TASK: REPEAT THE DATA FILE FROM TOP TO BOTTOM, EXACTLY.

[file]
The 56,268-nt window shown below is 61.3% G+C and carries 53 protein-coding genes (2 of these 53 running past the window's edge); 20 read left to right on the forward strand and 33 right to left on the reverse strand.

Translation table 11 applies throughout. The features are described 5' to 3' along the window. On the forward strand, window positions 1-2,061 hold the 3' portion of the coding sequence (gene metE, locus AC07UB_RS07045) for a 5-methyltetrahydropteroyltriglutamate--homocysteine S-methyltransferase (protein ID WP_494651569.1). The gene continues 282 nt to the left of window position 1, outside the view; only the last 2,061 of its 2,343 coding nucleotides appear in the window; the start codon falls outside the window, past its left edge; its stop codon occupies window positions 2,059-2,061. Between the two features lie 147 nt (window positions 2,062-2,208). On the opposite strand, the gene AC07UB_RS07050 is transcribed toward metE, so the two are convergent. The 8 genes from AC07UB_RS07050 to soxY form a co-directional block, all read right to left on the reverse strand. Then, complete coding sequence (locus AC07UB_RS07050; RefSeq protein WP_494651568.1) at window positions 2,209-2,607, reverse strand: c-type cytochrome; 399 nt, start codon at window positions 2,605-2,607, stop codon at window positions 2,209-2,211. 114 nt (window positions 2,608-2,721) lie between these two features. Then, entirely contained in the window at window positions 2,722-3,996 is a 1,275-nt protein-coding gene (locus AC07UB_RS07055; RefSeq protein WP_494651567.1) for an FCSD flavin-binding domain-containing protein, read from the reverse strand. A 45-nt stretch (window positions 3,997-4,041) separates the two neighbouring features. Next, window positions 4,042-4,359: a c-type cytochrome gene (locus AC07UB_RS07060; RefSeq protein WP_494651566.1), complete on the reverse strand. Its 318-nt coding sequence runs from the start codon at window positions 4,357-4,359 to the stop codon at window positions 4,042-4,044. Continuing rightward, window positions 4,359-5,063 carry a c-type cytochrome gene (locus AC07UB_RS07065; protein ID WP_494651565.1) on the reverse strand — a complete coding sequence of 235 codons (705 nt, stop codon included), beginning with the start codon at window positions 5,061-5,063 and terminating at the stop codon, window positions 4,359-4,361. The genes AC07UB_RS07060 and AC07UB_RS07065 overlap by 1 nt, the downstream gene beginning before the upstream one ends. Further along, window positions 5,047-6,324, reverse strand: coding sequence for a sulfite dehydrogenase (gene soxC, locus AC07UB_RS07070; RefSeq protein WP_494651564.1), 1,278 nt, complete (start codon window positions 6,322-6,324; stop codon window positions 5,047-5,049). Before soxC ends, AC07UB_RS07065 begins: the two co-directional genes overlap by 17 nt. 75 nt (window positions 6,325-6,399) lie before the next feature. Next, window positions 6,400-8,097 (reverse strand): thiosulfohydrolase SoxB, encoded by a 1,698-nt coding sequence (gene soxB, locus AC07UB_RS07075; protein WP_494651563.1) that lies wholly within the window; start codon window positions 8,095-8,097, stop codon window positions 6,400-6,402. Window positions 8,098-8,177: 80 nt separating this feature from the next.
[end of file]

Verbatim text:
The 56,268-nt window shown below is 61.3% G+C and carries 53 protein-coding genes (2 of these 53 running past the window's edge); 20 read left to right on the forward strand and 33 right to left on the reverse strand.

Translation table 11 applies throughout. The features are described 5' to 3' along the window. On the forward strand, window positions 1-2,061 hold the 3' portion of the coding sequence (gene metE, locus AC07UB_RS07045) for a 5-methyltetrahydropteroyltriglutamate--homocysteine S-methyltransferase (protein ID WP_494651569.1). The gene continues 282 nt to the left of window position 1, outside the view; only the last 2,061 of its 2,343 coding nucleotides appear in the window; the start codon falls outside the window, past its left edge; its stop codon occupies window positions 2,059-2,061. Between the two features lie 147 nt (window positions 2,062-2,208). On the opposite strand, the gene AC07UB_RS07050 is transcribed toward metE, so the two are convergent. The 8 genes from AC07UB_RS07050 to soxY form a co-directional block, all read right to left on the reverse strand. Then, complete coding sequence (locus AC07UB_RS07050; RefSeq protein WP_494651568.1) at window positions 2,209-2,607, reverse strand: c-type cytochrome; 399 nt, start codon at window positions 2,605-2,607, stop codon at window positions 2,209-2,211. 114 nt (window positions 2,608-2,721) lie between these two features. Then, entirely contained in the window at window positions 2,722-3,996 is a 1,275-nt protein-coding gene (locus AC07UB_RS07055; RefSeq protein WP_494651567.1) for an FCSD flavin-binding domain-containing protein, read from the reverse strand. A 45-nt stretch (window positions 3,997-4,041) separates the two neighbouring features. Next, window positions 4,042-4,359: a c-type cytochrome gene (locus AC07UB_RS07060; RefSeq protein WP_494651566.1), complete on the reverse strand. Its 318-nt coding sequence runs from the start codon at window positions 4,357-4,359 to the stop codon at window positions 4,042-4,044. Continuing rightward, window positions 4,359-5,063 carry a c-type cytochrome gene (locus AC07UB_RS07065; protein ID WP_494651565.1) on the reverse strand — a complete coding sequence of 235 codons (705 nt, stop codon included), beginning with the start codon at window positions 5,061-5,063 and terminating at the stop codon, window positions 4,359-4,361. The genes AC07UB_RS07060 and AC07UB_RS07065 overlap by 1 nt, the downstream gene beginning before the upstream one ends. Further along, window positions 5,047-6,324, reverse strand: coding sequence for a sulfite dehydrogenase (gene soxC, locus AC07UB_RS07070; RefSeq protein WP_494651564.1), 1,278 nt, complete (start codon window positions 6,322-6,324; stop codon window positions 5,047-5,049). Before soxC ends, AC07UB_RS07065 begins: the two co-directional genes overlap by 17 nt. 75 nt (window positions 6,325-6,399) lie before the next feature. Next, window positions 6,400-8,097 (reverse strand): thiosulfohydrolase SoxB, encoded by a 1,698-nt coding sequence (gene soxB, locus AC07UB_RS07075; protein WP_494651563.1) that lies wholly within the window; start codon window positions 8,095-8,097, stop codon window positions 6,400-6,402. Window positions 8,098-8,177: 80 nt separating this feature from the next.